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How do the Wealthy Invest?

November 17, 2002

If we knew how the wealthy invest, we can begin setting the stage for our own financial success. Who else can teach us the prudent and secure steps toward increasing our chances of building wealth than the rich themselves who constantly ponder ways to do so? In spite of the fact that the wealthy also make significant mistakes that affect their gains, they remain on top of their game and bring in money, making the envy of many people. That is no accident. With diligence and the ability to get the proper financial advice, they have the knack for succeeding in enhancing their assets.

A recent Trust survey covering wealthy individuals revealed that one-third of respondents obtained their fortune by investing. Their secret, of course, lies in the right investment vehicles to choose. How can we imitate the wealthy and succeed as well? Here are some tips:

  1. Portfolio diversification. Successful wealthy investors have learned that betting on single stocks, such as Tesla Motors or Apple, and hoping to catch a windfall is often a worthless and risky move. A study recently conducted by Open folio showed that the top 5% wealthiest investors had the least portfolio volatility of all respondents and had below 40% of their portfolios assigned to single stocks. Hence, desist from stock picking and concentrate more on reducing volatility and investing in diverse assets to cushion the overall negative effects of market drops. In case you now have a well-diversified portfolio, remain steady and avoid the tendency to time the market. It may come as a great challenge to many, as it also does even to veteran investors who normally have better access to valuable financial data than most ordinary investors.
     
  2. Aim for a long-term engagement. The recent Brexit crisis and the ongoing US presidential campaign have brought anxiety to investors, causing many to sell off stocks or do various drastic changes in their portfolios. However, it is vital that investors should remain steadfast when such major market events occur. Statistically, those who patiently wait and stick to their guns are often rewarded, while others who do not, miss the opportunities provided by eventual recoveries and risk incurring transaction fees and adverse tax penalties. Only 14% of wealthy investors, according to a U.S Trust survey, gained their biggest investment returns through timing the market. Surprisingly, 86% made great headway by choosing to focus on a long-term buy-and-hold approach. Knee-jerk decisions tend to produce quite a significant undesirable effect on investors' long-term financial objectives; and that includes the building up of a sufficiently stable retirement fund.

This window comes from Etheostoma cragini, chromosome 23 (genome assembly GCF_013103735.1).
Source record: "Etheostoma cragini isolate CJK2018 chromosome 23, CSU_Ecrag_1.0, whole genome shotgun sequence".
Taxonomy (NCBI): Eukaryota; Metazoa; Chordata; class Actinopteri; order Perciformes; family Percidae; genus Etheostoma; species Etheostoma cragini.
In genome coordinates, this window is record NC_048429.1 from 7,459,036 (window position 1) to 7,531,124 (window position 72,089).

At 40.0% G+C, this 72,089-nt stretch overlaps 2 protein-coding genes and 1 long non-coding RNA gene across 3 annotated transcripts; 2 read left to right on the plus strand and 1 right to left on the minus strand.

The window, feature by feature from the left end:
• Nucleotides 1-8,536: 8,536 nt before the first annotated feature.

3. Stay away from variable annuities. Variable annuities, in general, do not provide secure investments for anyone – with the exception of the cunning advisors who sell them and invariably get fat commissions from such deals. As much as possible, avoid variable annuities which involve high fees and do not provide enough investment alternatives and the desired liquidity. Opt for investments which have lower fees and greater results. And in case you decide to choose a variable annuity, make certain that you collaborate with a financial advisor who is on the level, transparent and accessible. In spite of the Department of Labor's fiduciary rule taking effect in 2017, it is crucial for any investor to be aware of their financial advisor’s fee requirements.
     
  4. Be careful of target-date funds. Although target-date funds may appear as suitable portfolio choices, they do not necessarily fit your risk capacity, investment objectives or the other assets you possess. But as long as If you evaluate target-date funds meticulously, make certain to assess their investment approaches, fees and costs, and how suitably they will merge within your general asset distribution.
     
  5. Be aware of the risks of alternatives. So many investors who look for bigger gains turn to alternatives, such as hedge funds, illiquid real estate investment trusts or private equity. The best option is to first analyze factors -- for instance, your age, earnings capacity, risk tendency and tolerance and investment objectives -- with the assistance of a financial advisor in order to determine if these highly risky investments suit your circumstances in the present or far into the future. In the event you both decide to go ahead and invest in alternatives, bear in mind that generally, high-risk alternatives must cover only from 5% to 15% of a portfolio.

No matter what assets you decide to invest in, whether a large-cap manager, a liquid REIT or an ETF, evaluate the advantages and disadvantages in order to weigh if they match the level of risk you can afford to take and your long-term investment objectives. By doing this, you ascertain the safety and stability of your investment and, in the long run, increase your chances of gaining higher results.

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